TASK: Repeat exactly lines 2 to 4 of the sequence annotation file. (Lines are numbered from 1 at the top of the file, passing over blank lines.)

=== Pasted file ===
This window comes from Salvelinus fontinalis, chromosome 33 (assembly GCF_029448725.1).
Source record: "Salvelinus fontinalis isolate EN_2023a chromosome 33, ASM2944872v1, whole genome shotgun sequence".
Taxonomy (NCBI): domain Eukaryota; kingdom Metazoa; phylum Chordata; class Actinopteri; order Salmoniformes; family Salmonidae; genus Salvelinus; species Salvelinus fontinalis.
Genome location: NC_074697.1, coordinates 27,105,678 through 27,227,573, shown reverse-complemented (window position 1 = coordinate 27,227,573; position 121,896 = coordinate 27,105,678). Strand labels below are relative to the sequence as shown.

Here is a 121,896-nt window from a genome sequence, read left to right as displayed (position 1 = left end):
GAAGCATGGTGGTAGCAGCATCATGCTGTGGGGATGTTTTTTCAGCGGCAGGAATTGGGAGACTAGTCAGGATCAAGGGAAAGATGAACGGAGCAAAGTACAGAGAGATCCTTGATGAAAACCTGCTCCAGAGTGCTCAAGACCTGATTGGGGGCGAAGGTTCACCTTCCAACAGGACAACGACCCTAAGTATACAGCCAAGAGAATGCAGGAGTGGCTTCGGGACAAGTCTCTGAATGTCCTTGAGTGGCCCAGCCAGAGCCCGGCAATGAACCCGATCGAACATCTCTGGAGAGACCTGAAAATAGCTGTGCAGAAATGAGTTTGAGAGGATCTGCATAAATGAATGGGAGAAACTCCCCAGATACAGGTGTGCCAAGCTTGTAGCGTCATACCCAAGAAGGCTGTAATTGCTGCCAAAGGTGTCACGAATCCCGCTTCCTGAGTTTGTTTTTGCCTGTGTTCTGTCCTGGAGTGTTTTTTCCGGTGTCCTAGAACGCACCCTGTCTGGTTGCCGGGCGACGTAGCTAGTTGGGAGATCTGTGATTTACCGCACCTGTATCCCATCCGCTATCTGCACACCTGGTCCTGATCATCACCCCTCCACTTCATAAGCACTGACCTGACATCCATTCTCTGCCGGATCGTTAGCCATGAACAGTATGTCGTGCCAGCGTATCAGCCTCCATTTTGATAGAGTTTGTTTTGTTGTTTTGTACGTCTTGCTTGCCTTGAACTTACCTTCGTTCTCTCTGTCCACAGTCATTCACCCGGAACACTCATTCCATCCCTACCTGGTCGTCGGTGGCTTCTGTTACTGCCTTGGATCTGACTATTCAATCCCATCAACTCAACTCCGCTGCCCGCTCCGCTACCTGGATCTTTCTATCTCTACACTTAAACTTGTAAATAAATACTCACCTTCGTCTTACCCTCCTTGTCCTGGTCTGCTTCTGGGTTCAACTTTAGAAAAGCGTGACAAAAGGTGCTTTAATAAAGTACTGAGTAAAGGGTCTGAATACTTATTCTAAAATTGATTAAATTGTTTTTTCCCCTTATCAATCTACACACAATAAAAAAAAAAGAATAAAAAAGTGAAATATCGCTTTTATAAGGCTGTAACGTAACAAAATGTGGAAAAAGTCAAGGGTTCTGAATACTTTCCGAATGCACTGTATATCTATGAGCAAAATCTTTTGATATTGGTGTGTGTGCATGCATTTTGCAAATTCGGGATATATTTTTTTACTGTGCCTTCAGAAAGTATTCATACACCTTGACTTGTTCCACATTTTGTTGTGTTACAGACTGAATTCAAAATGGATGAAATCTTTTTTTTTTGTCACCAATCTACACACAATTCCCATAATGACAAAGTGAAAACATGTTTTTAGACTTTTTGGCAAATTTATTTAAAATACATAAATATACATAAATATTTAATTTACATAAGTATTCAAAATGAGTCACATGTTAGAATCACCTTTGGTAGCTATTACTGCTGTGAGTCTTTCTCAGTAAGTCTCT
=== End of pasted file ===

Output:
Source record: "Salvelinus fontinalis isolate EN_2023a chromosome 33, ASM2944872v1, whole genome shotgun sequence".
Taxonomy (NCBI): domain Eukaryota; kingdom Metazoa; phylum Chordata; class Actinopteri; order Salmoniformes; family Salmonidae; genus Salvelinus; species Salvelinus fontinalis.
Genome location: NC_074697.1, coordinates 27,105,678 through 27,227,573, shown reverse-complemented (window position 1 = coordinate 27,227,573; position 121,896 = coordinate 27,105,678). Strand labels below are relative to the sequence as shown.